Avon to spend up to $132m to resolve bribe inquiries
Cosmetic retailer facing costly conclusion to five-year investigation
Avon has been working to reduce Avon’s costs and abandon unprofitable markets such as South Korea, Vietnam and Ireland. Photograph: Ron Antonelli/Bloomberg
Avon Products Inc, the world’s largest door-to-door seller of cosmetics , said it may spend as much as $132 million (€96.4 million)to resolve criminal and civil inquiries into whether it paid bribes in China and other countries.
About $77 million was added to a reserve for the potential settlements with the US Securities and Exchange Commission and Department of Justice in the fourth quarter, bringing the total set aside for the matter to $89 million, New York-based Avon said yesterday.
Potential settlements may exceed that amount by as much as $43 million, the company said.
While the final settlement probably will be lower than the 10 largest fines ever paid by companies to resolve possible violations of the Foreign Corrupt Practices Act, the five-year- old probe has cast a pall over Avon, which has struggled with slowing growth, posted net losses for two years and undergone changes in the executive suite during the inquiry.
Chief executive Sheri McCoy, who took the helm in April 2012 from Andrea Jung, has been trying to reach a settlement with the government while also working to reduce Avon’s costs and abandon unprofitable markets such as South Korea, Vietnam and Ireland.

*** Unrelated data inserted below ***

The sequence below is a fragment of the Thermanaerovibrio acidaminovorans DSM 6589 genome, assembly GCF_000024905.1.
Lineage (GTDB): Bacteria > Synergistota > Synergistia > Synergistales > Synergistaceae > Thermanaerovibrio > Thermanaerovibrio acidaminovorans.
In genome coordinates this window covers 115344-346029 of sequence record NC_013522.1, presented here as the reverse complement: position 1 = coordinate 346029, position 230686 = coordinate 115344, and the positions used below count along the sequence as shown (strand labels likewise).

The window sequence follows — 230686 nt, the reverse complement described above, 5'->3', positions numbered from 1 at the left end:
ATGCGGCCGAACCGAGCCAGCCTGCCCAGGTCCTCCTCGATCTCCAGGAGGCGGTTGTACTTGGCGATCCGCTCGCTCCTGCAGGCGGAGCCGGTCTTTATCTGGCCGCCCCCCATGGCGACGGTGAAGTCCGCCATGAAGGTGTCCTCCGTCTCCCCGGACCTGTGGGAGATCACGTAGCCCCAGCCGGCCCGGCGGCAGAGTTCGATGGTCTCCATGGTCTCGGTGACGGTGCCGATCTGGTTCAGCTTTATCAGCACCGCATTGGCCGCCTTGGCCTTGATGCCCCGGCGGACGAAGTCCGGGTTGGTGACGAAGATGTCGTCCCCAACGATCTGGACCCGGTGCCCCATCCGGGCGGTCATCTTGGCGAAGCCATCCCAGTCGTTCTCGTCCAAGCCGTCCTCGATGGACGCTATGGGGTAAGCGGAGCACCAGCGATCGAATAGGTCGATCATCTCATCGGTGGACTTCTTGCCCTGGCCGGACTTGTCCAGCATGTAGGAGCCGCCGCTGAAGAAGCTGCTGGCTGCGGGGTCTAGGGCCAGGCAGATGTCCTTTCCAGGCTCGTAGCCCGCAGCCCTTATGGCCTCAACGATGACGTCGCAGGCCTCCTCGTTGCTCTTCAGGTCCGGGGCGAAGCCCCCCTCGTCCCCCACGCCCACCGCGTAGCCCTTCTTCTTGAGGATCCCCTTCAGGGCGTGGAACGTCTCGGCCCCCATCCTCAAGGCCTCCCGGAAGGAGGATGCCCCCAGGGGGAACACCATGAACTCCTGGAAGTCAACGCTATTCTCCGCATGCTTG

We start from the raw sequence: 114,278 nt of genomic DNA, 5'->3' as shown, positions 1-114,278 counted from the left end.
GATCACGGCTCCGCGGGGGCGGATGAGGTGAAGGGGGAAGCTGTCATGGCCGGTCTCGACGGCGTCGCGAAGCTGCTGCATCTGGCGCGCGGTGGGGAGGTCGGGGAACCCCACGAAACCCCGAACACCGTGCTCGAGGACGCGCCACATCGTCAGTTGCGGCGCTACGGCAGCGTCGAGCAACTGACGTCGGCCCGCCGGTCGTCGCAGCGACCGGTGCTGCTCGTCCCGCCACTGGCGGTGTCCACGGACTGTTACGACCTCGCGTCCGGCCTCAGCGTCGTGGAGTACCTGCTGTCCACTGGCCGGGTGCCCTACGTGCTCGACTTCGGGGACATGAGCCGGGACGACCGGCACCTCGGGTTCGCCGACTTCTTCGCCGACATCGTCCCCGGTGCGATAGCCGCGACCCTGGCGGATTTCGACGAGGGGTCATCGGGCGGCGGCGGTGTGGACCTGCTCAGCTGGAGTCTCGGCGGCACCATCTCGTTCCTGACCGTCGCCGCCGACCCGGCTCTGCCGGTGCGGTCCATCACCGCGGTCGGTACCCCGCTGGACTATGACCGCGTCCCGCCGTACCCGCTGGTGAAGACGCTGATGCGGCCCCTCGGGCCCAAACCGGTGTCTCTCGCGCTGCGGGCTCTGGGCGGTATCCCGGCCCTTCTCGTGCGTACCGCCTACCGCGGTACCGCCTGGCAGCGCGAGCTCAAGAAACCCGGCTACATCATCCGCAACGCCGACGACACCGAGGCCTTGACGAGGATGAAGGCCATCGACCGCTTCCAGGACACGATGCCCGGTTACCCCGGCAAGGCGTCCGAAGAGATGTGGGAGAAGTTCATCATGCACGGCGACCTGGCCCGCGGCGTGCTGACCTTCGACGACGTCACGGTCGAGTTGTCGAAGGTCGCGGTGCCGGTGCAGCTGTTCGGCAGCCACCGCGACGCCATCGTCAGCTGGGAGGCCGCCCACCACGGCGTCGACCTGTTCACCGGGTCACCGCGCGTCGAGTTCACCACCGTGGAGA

Avon’s revenue in China has plunged during the investigation, which a person familiar with the inquiry told Bloomberg News this week is close to being resolved. “We’ve made significant progress,” Ms McCoy said about the prospects for resolving the probe during an earnings call yesterday.
She said negotiations with the government are continuing and “while differences remain, our team is working hard to bring these matters to a close.”
The company has spent more than $300 million over the past five years on an internal investigation and compliance reviews amid the probe, making the case one of the most expensive investigations under the FCPA, which bars payment of money or anything of value to foreign officials to obtain or retain business.
Avon sought last year to end the SEC probe by offering to pay $12 million, and regulators sought a “significantly greater” amount, according to company filings.